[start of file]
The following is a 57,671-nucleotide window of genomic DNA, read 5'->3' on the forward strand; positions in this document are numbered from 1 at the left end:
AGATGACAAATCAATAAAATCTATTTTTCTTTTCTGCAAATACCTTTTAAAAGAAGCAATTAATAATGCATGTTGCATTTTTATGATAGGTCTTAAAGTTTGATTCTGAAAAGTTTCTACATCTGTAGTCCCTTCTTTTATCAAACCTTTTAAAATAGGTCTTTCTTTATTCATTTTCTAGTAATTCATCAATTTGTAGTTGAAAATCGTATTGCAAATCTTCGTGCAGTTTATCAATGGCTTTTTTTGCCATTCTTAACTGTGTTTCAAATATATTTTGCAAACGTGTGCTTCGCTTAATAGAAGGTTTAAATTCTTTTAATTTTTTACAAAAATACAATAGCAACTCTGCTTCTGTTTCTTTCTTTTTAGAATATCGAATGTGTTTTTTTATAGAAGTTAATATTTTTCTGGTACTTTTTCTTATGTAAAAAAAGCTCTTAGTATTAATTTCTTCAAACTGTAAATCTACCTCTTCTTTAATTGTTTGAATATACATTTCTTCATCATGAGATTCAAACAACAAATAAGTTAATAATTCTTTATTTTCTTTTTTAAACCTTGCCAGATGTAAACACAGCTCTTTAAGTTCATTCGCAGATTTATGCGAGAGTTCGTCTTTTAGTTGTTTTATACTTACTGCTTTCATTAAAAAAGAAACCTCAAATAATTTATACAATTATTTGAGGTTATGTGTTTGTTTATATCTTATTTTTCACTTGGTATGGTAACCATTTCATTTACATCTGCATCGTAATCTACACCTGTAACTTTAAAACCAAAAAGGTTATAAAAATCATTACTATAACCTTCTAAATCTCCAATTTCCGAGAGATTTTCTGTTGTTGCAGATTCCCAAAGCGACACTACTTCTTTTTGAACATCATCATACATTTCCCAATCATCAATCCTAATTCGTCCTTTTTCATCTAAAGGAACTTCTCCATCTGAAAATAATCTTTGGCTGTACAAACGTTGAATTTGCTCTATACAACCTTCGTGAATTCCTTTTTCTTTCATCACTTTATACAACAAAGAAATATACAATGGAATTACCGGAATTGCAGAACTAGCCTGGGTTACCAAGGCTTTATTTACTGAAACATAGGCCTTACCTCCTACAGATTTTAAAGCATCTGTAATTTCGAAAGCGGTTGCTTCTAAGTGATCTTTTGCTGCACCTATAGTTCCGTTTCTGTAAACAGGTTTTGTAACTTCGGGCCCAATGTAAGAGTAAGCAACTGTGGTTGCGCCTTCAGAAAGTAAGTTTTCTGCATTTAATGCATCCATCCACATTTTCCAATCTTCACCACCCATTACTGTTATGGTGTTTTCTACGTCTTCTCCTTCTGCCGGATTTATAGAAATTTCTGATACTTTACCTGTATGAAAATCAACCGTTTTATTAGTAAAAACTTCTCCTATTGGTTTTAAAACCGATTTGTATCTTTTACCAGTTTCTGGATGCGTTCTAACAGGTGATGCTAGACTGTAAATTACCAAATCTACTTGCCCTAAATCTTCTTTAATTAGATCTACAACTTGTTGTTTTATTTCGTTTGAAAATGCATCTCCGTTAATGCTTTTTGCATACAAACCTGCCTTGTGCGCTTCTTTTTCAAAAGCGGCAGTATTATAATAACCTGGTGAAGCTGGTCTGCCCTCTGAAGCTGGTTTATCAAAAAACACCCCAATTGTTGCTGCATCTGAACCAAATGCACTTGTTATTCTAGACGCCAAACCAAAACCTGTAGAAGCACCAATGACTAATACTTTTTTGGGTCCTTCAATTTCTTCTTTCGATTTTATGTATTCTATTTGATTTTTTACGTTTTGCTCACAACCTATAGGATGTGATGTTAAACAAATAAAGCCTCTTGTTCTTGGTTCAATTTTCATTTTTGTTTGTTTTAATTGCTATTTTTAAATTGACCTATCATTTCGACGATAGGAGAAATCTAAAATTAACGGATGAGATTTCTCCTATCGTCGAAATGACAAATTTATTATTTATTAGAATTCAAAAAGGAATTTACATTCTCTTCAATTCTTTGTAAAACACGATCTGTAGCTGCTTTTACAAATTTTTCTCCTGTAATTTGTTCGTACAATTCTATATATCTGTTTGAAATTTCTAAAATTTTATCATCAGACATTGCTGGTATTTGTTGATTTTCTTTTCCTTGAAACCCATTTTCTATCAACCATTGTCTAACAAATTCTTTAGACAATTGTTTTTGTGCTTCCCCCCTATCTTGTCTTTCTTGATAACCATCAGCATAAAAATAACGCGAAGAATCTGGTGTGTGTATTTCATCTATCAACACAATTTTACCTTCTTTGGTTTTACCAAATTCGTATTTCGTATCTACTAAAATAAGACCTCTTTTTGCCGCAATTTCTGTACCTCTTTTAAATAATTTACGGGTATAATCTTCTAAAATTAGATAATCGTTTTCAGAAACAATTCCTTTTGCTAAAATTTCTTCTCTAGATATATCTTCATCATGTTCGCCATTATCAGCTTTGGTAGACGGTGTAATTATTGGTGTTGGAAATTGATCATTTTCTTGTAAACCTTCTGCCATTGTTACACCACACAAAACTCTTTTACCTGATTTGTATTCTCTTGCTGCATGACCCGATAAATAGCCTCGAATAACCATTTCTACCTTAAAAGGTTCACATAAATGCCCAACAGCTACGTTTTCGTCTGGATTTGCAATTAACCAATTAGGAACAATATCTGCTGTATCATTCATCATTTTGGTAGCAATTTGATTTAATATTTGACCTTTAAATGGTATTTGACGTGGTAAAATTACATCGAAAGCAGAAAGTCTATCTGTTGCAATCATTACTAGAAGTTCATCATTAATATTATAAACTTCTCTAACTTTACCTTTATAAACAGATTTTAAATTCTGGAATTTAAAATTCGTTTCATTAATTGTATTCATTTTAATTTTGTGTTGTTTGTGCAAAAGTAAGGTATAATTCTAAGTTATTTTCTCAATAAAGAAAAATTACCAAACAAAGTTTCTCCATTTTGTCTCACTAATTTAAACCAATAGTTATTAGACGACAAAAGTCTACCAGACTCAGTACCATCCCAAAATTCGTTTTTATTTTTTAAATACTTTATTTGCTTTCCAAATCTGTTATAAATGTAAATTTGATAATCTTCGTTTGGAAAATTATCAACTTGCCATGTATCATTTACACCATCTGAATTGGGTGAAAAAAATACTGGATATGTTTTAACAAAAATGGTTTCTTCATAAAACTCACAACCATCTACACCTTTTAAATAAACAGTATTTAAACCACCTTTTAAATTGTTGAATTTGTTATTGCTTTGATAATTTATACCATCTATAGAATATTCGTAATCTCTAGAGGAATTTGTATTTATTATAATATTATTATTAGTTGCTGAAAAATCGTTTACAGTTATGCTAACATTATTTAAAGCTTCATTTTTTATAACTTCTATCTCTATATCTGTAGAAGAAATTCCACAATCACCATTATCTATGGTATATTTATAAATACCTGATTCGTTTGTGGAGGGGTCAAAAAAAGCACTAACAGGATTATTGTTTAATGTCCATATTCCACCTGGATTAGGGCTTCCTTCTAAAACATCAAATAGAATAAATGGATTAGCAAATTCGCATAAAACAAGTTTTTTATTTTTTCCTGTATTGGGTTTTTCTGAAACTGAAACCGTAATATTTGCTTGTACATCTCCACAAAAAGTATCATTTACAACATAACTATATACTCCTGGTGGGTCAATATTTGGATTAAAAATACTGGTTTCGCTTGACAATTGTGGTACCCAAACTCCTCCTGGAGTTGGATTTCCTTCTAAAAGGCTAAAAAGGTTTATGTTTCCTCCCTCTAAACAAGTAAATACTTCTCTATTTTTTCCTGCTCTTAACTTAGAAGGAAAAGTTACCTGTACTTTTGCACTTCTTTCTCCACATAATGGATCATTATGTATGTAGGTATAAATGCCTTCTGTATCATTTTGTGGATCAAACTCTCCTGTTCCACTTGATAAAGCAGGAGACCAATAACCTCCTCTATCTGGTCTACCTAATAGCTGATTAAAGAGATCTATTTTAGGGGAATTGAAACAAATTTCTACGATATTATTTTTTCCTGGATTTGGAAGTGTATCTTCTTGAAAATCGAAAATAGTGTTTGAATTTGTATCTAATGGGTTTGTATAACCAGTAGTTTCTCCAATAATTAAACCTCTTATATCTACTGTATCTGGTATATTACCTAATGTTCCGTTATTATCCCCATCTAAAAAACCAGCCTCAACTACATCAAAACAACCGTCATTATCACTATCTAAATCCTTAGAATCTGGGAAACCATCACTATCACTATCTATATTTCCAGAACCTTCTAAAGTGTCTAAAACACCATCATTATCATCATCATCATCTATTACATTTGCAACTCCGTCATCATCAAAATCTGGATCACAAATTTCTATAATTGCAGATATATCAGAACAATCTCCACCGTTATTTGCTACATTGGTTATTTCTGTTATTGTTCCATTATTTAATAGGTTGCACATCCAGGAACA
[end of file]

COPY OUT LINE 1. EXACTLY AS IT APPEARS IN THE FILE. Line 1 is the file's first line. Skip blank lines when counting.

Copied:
The following is a 57,671-nucleotide window of genomic DNA, read 5'->3' on the forward strand; positions in this document are numbered from 1 at the left end: